Sunday, November 12, 2017


Walworth is in London, south of the river.  I'm still getting to know St Peter (my favourite of Soane's three London churches) by means of a BIM model.  This is where I got to last weekend.  Three major areas of progress: Planning, Interior & Context

I received a link to a floor plan from Kamran Subhan, an old friend and long-time Revit user.  He had come across a nice little cache of information about the church on the Survey of London website.  Based on this plan, I re-adjusted the spacing of the windows, pulling the central row of 5 closer together and confirming various aspects of the general planning.  Ultimately I realised that this plan is not quite accurate either, based on photographic evidence and my own visit a couple of years ago.  As usual, with Soane's work, the drawings are very interesting, but none of them necessarily represents the definitive version of what was actually built.

I came to realise during this process that all three of his churches follow a common planning structure.  I'll describe St Peter, but the other two are variations on the same theme.  There are square volumes at each corner which carry the vertical circulation.  Connecting these in pairs is a lobby or loggia comprising a procession of arches.  I was aware of this structure in the one at the back, because it is open to the elements, but I hadn't realised that the entrance lobby was a variation on the same theme.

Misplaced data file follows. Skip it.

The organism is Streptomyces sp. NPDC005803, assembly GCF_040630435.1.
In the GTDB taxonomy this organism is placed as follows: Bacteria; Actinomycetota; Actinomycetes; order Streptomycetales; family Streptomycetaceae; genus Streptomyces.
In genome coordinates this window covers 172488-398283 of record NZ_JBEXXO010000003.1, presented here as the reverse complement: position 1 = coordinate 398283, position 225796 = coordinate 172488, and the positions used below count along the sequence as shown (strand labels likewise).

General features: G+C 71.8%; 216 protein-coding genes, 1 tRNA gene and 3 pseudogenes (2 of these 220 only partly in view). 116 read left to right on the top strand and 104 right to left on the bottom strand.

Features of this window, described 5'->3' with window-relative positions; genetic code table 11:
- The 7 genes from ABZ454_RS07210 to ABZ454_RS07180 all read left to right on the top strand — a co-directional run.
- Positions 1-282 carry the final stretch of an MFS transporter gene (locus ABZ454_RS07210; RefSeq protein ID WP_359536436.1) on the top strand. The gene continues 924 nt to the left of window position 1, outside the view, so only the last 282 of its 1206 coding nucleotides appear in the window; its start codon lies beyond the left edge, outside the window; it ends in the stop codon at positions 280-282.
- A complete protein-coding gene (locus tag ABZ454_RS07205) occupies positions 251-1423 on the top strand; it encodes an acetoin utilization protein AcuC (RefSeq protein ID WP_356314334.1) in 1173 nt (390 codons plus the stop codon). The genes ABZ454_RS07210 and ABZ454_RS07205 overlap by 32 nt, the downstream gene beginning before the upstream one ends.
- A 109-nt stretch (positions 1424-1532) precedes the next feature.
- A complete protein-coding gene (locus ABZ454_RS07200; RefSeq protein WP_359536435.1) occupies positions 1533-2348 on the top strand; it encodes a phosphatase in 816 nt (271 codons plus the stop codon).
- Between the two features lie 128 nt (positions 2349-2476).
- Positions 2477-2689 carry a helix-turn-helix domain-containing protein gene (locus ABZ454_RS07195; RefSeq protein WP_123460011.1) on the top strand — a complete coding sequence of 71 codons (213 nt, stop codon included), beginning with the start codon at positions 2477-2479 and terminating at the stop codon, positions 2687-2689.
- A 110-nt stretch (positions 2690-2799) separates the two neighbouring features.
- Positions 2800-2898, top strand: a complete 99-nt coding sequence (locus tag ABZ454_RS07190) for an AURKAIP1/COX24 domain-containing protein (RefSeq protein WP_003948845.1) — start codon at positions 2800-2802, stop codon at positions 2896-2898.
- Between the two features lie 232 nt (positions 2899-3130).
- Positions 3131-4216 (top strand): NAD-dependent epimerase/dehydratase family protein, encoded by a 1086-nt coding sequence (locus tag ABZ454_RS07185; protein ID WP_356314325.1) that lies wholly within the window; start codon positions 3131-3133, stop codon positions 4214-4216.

This idea of progressing through a sequence of round arches is one of Soane's favoured devices.  You see it in the long passage at the Bank of England and in the main corridor of the Board of Trade.  At the heart of the plan is the nave of course, where the congregation sits, but between these and the linked stair towers are buffer zones. one for the organ, one for the altar.  The inner corners at the ends of the aisles puzzled me at first, until I realised that they contained box-pews where prominent families could sit together with a degree of privacy. 

I created a diagram in a drafting view to clarify my understanding of this basic planning concept.

The planning phase progressed quite naturally into more detailed development of the interior.  I built out the organ gallery with a rough massing for the organ itself and enhanced the arch families that separate the side aisles from the nave.  These are reminiscent of the arches he used in his last two transfer halls at the Bank, with splayed edges running smoothly down into octagonal columns, which are really quite slender.  I did quite a lot of family editor work in the end: a line-based array for the wooden balustrading, and a fascinating support beam for the tiered galleries above the aisles (shallow arched soffit with a bracket where it meets the wall.)